Toms River received the third-highest Clean Communities program grant, issued by the state Department of Environmental Protection.
Toms River will receive $209,273, the third-highest single grant behind Jersey City and Newark, in the $17 million program. In Toms River, officials said the money will be used to pay the salaries of three Clean Communities employees (two full-time and one part-time) as well as equipment, educational programs and litter removal projects throughout the year. The funding will go toward coordinating group cleanups of public lands within the township.
The department will also use a portion of the grant to expand on its educational outreach and safety training programs. The Public Works Department conducts tours at the township facility and provides educational programs with a focus on recycling. “Rocky” the Recycling Robot performs educational skits at Toms River Elementary schools.
“We are also excited to announce that this year the Toms River Clean Communities program will launch a brand-new water debris collection program employing the use of a vessel purchased with funds from last year’s grant,” said Mayor Thomas Kelaher, in a statement.
“We have had a great relationship with the NJDEP over the years,” said Public Works Director Lou Amoruso. “Toms River Educational Specialist John Clark has developed a Clean Communities Excellence in education award-winning program on non-point source pollution, which has been viewed by nearly 1,500 first and second grade children this year.”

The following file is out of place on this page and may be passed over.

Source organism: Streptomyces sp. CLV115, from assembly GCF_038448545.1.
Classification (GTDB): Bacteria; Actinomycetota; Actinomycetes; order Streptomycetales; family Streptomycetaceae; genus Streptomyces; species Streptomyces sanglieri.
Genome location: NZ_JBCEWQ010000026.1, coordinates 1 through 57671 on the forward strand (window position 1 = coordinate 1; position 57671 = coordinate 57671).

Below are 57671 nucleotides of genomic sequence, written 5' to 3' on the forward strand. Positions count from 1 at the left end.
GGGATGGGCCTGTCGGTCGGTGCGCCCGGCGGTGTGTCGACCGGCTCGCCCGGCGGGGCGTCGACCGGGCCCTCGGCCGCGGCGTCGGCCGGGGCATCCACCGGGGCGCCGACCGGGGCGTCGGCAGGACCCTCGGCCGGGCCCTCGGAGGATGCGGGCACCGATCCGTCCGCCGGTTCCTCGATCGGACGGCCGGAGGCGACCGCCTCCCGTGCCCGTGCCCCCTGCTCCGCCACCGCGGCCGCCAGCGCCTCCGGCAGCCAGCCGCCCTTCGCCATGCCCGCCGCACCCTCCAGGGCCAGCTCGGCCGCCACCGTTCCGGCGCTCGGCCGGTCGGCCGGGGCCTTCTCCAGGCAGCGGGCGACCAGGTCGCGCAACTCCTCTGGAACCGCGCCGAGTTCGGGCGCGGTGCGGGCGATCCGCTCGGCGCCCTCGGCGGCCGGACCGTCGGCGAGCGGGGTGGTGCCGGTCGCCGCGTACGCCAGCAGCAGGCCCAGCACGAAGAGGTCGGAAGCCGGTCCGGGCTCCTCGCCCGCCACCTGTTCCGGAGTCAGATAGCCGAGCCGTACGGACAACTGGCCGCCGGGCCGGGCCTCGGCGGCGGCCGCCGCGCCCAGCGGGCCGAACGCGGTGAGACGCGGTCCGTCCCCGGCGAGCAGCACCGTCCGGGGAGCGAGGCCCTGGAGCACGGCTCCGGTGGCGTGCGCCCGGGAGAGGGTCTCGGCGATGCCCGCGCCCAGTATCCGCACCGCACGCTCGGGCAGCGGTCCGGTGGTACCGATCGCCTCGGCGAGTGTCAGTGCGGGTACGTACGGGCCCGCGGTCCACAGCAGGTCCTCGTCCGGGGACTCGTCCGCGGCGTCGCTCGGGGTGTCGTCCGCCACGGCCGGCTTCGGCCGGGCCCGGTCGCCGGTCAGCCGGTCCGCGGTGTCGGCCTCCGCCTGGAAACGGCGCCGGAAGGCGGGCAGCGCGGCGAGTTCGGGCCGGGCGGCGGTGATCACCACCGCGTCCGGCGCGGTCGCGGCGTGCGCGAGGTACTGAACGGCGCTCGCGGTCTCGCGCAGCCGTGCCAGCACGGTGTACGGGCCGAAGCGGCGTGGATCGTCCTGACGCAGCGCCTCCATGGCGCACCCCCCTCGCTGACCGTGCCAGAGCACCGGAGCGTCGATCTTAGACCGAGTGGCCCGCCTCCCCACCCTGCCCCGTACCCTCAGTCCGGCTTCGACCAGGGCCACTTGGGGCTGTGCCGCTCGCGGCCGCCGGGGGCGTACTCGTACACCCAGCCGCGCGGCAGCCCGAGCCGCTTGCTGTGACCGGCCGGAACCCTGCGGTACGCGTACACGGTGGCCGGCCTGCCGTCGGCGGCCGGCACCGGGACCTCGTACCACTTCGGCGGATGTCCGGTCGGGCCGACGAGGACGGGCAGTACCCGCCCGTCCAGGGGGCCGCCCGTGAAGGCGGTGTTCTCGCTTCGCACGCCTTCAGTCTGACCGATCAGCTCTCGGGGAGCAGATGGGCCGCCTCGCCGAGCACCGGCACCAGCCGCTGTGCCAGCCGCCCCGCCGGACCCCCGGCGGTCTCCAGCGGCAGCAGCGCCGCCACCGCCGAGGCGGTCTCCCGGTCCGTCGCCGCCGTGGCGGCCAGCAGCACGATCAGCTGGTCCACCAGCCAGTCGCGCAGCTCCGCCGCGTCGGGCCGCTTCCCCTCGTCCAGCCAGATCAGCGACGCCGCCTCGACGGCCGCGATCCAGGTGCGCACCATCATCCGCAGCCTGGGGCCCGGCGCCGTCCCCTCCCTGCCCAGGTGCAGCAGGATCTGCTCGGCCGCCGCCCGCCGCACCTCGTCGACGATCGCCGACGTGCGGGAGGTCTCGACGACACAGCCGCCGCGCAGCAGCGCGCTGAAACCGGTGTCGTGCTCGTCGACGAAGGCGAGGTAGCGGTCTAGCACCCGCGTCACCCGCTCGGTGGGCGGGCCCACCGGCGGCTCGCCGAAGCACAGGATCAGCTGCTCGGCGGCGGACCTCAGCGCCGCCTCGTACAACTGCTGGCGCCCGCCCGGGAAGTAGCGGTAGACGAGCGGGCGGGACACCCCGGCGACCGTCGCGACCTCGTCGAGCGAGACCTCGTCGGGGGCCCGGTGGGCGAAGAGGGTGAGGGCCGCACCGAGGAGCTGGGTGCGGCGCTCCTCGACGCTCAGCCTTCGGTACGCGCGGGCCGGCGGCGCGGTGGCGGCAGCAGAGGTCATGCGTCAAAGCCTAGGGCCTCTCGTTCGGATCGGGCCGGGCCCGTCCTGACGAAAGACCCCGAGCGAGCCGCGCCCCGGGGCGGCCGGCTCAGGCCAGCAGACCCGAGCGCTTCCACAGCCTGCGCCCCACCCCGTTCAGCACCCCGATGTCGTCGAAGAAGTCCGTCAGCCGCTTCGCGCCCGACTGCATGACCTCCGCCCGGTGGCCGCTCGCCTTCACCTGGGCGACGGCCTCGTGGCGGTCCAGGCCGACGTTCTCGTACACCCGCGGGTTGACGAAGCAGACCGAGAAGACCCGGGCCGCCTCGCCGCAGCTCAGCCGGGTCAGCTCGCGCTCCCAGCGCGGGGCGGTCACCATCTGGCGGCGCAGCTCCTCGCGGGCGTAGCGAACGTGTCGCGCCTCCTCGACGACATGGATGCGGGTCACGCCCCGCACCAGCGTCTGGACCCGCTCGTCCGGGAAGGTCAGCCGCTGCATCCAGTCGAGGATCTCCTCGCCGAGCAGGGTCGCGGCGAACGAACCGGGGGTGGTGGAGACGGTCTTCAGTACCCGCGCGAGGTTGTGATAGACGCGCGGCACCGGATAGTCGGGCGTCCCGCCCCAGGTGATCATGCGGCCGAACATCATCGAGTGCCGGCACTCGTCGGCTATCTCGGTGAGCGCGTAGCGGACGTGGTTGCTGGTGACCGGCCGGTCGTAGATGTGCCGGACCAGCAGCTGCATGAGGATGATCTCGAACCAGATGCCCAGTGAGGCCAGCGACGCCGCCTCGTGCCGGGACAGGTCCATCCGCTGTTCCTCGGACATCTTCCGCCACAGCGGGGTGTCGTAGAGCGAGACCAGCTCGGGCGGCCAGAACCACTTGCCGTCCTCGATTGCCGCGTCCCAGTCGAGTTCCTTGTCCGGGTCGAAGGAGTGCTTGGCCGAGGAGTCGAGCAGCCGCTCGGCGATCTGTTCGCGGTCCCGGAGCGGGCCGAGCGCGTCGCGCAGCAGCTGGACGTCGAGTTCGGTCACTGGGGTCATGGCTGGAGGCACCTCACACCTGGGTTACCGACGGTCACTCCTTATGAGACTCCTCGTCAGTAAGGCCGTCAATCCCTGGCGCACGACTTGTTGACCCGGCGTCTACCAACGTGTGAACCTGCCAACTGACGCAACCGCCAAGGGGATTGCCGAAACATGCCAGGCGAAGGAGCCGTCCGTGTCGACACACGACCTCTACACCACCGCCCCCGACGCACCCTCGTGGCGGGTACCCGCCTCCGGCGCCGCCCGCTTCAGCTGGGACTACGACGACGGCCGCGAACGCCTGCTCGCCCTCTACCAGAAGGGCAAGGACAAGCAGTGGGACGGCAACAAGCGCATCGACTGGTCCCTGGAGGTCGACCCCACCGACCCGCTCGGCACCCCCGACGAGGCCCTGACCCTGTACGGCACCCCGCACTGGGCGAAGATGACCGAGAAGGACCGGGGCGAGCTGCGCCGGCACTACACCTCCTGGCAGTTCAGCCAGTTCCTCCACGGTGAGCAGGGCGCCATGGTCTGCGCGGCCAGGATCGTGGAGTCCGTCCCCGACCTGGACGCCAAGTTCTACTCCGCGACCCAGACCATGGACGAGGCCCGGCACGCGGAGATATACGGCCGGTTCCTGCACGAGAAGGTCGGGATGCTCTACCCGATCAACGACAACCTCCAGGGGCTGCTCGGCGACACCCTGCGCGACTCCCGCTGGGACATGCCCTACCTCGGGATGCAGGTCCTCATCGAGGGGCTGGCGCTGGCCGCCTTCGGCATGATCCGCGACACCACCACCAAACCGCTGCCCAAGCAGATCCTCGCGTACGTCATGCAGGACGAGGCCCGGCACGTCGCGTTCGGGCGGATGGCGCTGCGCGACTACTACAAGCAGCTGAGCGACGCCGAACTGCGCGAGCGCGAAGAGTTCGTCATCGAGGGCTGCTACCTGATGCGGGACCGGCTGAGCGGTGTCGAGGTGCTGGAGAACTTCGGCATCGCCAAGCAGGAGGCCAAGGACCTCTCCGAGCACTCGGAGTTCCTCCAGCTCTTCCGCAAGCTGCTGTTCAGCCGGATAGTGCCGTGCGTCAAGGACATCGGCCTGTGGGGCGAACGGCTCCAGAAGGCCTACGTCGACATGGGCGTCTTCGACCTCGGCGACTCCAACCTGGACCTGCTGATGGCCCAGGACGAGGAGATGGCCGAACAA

The Clean Communities program also funds cleanups of stormwater systems that can disperse trash into waterways; volunteer cleanups of public properties; beach cleanups; public information and education programs; and purchases of litter collection equipment, litter receptacles, recycling bins, anti-litter signs and supplies to remove graffiti.
The township promotes “Adopt-a-Highway” and “Adopt-a-Spot” programs, which encourage volunteers to register with the Department of Public Works to adopt a specific area to keep litter free, clean and beautiful. Volunteers cleaned up over 30 cubic yards of debris from the Township’s public lands, roadsides and beaches. Additionally, nearly 200 Adopt-a-Highway participants have received safety training in a joint effort involving Toms River Township and the New Jersey Clean Communities Council.